In 2022, Fluminense achieves its best place in the Brazilian Championship in the last ten years, a third place, with an offensive team that is noted for its fluidity and ball posession, and the team qualifies for the group stage of the 2023 Copa Libertadores. In the beginning of the season, the football played by the team is considered by many to be the best in South America, and the team reaches the Campeonato Carioca finals against Flamengo; in the first match the red-black team wins 2–0, but in the second game Fluminense achieved a 4–1 victory, winning the Campeonato Carioca for a second year in a row against its main rival, and Diniz clinching his first trophy with the club.[35]

Fluminense team lifting the Copa Libertadores trophy, in 2023.

In the 2023 Libertadores, Fluminense falls into group D, along with River Plate (Argentina), The Strongest (Bolivia) and Sporting Cristal (Peru), despite being considered one of the most difficult groups in the edition, Fluminense ranks first, inflicting the biggest defeat in River Plate's history in the competition, 5–1 at Maracanã. In the final stage of the dispute, the opponents were Argentinos Juniors, Olimpia (Paraguay) and Internacional, the team defeated all opponents without suffering any defeat.

Flu's home stadium, Maracanã, was previously chosen to be the stage for the final; on the other side the opponent would be Boca Juniors, who sought to become champions of the competition for the seventh time, and with this become the greatest champion of the competition, tied to Independiente. In the final, striker Germán Cano opened the scoring for Fluminense, but Peruvian right-back Luis Advíncula tied the match for Boca; the match then went into extra time, when youngster John Kennedy, coming from the youth team, came off the bench and scored the team's second goal. The match ended 2–1 for Fluminense, who lifted the Copa Libertadores trophy for the first time.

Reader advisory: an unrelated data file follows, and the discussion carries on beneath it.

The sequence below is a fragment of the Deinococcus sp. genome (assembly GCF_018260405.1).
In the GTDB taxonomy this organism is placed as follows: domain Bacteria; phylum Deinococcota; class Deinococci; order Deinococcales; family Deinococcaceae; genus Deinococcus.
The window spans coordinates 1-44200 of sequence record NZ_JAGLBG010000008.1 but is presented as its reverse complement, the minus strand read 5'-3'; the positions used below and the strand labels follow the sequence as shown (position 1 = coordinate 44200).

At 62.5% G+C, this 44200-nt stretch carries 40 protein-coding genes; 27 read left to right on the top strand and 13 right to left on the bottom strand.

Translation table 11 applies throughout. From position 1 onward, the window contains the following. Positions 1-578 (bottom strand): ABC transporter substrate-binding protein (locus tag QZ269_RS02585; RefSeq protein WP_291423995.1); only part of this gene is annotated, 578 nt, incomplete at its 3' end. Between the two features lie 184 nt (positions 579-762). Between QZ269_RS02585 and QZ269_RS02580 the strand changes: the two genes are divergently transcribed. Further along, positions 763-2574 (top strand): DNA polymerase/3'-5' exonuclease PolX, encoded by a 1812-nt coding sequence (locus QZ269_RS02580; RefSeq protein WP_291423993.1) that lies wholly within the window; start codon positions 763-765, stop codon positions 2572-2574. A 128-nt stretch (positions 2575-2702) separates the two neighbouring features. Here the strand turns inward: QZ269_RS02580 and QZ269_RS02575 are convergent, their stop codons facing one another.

Season statistics edit

Fluminense homr shirt (2022)
Fluminense reserve shirt (2022)
Fluminense alternative shirt (2022)

Fluminense have taken part in 57 of the 68 official Serie A championships organized in Brazil since 1959.[36]

Taça Brasil edit

Year Position Participants Year Position Participants
1959 - 16 1964 - 22
1960 3 17 1965 - 22
1961 - 18 1966 4 22
1962 - 18 1967 - 21
1963 - 20 1968 - 23

Roberto Gomes Pedrosa Tournament edit

Year Position Participants
1967 13 15
1968 12 17
1969 9 17
1970 1 17

Brazilian Championship edit

Year Position Participants Year Position Participants
1971 16 20 1981 11 44
1972 14 26 1982 5 44
1973 23 40 1983 18 44
1974 24 40 1984 1 41
1975 3 42 1985 22 44
1976 4 54 1986 6 48
1977 26 62 1987 7 16
1978 22 74 1988 3 24
1979 52 94 1989 15 22
1980 11 44 1990 15 20
Year Position Participants Year Position Participants
1991 4 20 2001 3 28
1992 14 20 2002 4 26
1993 28 32 2003 19 24
1994 15 24 2004 9 24
1995 4 24 2005 5 22
1996 23 24 2006 15 20
1997 25  26 2007 4 20
1998 19  (Série B) 24 2008 14 20
1999 1  (Série C) 36 2009 16 20
2000 3 25 2010 1 20
Year Position Participants Year Position Participants
2011 3 20 2018 12 20
2012 1 20 2019 14 20
2013 15 20 2020 5 20
2014 6 20 2021 7 20
2015 13 20 2022 3 20
2016 13 20 2023 20
2017 14 20

Records edit

Fluminense fans display a luminous mosaic in Maracanã.
Fluminense supporters at the Maracanã

Highest attendances – Maracanã edit

According to the RSSSF, these were the highest attendances in Fluminense matches:[37]

  • 1. Fluminense 0-0 Flamengo (1963): 194,603[a]
  • 2. Fluminense 3–2 Flamengo (1969): 171,599
  • 3. Fluminense 1–0 Botafogo (1971): 160,000
  • 4. Fluminense 0–0 Flamengo (1976): 155,116
  • 5. Fluminense 1–0 Flamengo (1984): 153,520
  • 6. Fluminense 1–1 Corinthians (1976): 146,043

Highest average attendance at public competition for Fluminense edit

  • Largest average attendance in the Copa Libertadores (RJ): 59,759 (54,912 paying, 2023)
  • Largest average attendance in the Copa Sudamericana (RJ): 29,357 (27,318 paying, 2009)
  • Largest average attendance in international tournaments (RJ): 48,797 (37,541 paying, Copa Rio, 1952)
  • Largest average attendance in national championships (RJ): 43,541 paying (1976)
  • Largest average attendance in the Tournament Roberto Gomes Pedrosa (RJ): 40,408 paying (1970)
  • Largest average attendance in the Brazil Cup (RJ): 27,123 paying (2007)
  • Largest average attendance in the Rio-São Paulo Tournament (RJ): 33,018 paying (1960)
  • Largest average attendance in the state championship: 47,814 paying (1969, all stages)
  • Largest average attendance in the state championship in the Maracana Stadium: 93,560 paying (1969, 10 matches)

Support edit

Map of the largest concentrations of Fluminense supporters.

The supporters of Fluminense Football Club are usually related to the upper classes of Rio de Janeiro.[38] However, the popularity of the club reaches beyond the city limits. Recent polls have estimated the number of supporters to be between 1.3% and 3.7% of the Brazilian population, and between the 11th and 15th most popular club in the nation, falling behind Rio rivals Vasco, but slightly above Botafogo.[39] Considering a population of 203 million people,[40] that would account for numbers between 2.6 and 7.5 million. According to the club's official website, Flu has over 5 million supporters worldwide.[41]